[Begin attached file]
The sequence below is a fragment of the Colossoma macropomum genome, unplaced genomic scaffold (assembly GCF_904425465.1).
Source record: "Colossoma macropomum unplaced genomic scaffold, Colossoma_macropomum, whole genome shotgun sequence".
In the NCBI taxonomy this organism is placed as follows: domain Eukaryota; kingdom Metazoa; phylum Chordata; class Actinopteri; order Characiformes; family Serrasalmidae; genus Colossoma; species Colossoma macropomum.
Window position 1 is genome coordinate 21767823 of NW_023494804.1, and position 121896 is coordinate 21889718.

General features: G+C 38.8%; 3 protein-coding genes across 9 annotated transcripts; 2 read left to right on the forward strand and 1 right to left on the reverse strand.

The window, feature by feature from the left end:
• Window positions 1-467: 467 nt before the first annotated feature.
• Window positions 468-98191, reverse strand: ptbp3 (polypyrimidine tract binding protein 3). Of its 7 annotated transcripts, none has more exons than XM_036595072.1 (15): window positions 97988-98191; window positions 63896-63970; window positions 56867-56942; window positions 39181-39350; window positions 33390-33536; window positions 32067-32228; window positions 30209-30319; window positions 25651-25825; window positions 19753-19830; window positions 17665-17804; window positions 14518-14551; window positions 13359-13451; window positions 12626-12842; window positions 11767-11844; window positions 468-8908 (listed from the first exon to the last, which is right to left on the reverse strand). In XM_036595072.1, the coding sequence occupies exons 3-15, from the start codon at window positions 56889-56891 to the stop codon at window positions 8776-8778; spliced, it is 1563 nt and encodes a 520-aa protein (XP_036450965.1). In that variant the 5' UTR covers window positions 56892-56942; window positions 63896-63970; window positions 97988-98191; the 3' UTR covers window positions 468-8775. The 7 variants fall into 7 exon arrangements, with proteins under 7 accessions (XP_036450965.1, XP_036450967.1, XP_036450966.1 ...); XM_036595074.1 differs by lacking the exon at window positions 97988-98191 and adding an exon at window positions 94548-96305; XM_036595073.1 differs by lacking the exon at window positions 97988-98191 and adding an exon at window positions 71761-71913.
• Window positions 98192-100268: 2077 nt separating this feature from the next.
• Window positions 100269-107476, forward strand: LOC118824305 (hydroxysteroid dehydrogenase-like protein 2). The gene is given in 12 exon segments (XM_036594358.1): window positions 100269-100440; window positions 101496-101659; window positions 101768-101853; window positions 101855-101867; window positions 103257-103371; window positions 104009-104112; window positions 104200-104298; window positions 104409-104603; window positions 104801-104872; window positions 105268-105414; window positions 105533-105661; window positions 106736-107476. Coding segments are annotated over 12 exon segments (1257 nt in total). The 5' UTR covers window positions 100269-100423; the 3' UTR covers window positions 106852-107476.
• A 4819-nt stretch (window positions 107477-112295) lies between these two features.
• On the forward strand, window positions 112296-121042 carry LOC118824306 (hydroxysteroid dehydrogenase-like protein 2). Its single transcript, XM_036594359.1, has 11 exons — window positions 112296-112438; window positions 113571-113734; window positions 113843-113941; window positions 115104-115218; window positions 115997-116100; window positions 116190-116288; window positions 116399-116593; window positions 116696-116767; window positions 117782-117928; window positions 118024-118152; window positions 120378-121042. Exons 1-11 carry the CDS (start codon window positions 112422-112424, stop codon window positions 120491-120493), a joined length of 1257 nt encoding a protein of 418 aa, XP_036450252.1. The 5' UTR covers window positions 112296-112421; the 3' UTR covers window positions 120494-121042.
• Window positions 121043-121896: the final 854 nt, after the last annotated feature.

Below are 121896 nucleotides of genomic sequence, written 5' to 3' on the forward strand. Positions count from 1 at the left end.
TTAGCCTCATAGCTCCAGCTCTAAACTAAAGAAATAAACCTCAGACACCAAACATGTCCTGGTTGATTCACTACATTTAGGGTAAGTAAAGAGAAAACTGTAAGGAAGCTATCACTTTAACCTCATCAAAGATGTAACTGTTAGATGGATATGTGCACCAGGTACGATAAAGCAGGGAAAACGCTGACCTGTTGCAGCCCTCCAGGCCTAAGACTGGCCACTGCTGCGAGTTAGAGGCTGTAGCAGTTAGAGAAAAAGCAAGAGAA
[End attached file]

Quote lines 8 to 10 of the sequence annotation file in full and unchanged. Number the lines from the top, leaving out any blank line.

• Window positions 468-98191, reverse strand: ptbp3 (polypyrimidine tract binding protein 3). Of its 7 annotated transcripts, none has more exons than XM_036595072.1 (15): window positions 97988-98191; window positions 63896-63970; window positions 56867-56942; window positions 39181-39350; window positions 33390-33536; window positions 32067-32228; window positions 30209-30319; window positions 25651-25825; window positions 19753-19830; window positions 17665-17804; window positions 14518-14551; window positions 13359-13451; window positions 12626-12842; window positions 11767-11844; window positions 468-8908 (listed from the first exon to the last, which is right to left on the reverse strand). In XM_036595072.1, the coding sequence occupies exons 3-15, from the start codon at window positions 56889-56891 to the stop codon at window positions 8776-8778; spliced, it is 1563 nt and encodes a 520-aa protein (XP_036450965.1). In that variant the 5' UTR covers window positions 56892-56942; window positions 63896-63970; window positions 97988-98191; the 3' UTR covers window positions 468-8775. The 7 variants fall into 7 exon arrangements, with proteins under 7 accessions (XP_036450965.1, XP_036450967.1, XP_036450966.1 ...); XM_036595074.1 differs by lacking the exon at window positions 97988-98191 and adding an exon at window positions 94548-96305; XM_036595073.1 differs by lacking the exon at window positions 97988-98191 and adding an exon at window positions 71761-71913.
• Window positions 98192-100268: 2077 nt separating this feature from the next.
• Window positions 100269-107476, forward strand: LOC118824305 (hydroxysteroid dehydrogenase-like protein 2). The gene is given in 12 exon segments (XM_036594358.1): window positions 100269-100440; window positions 101496-101659; window positions 101768-101853; window positions 101855-101867; window positions 103257-103371; window positions 104009-104112; window positions 104200-104298; window positions 104409-104603; window positions 104801-104872; window positions 105268-105414; window positions 105533-105661; window positions 106736-107476. Coding segments are annotated over 12 exon segments (1257 nt in total). The 5' UTR covers window positions 100269-100423; the 3' UTR covers window positions 106852-107476.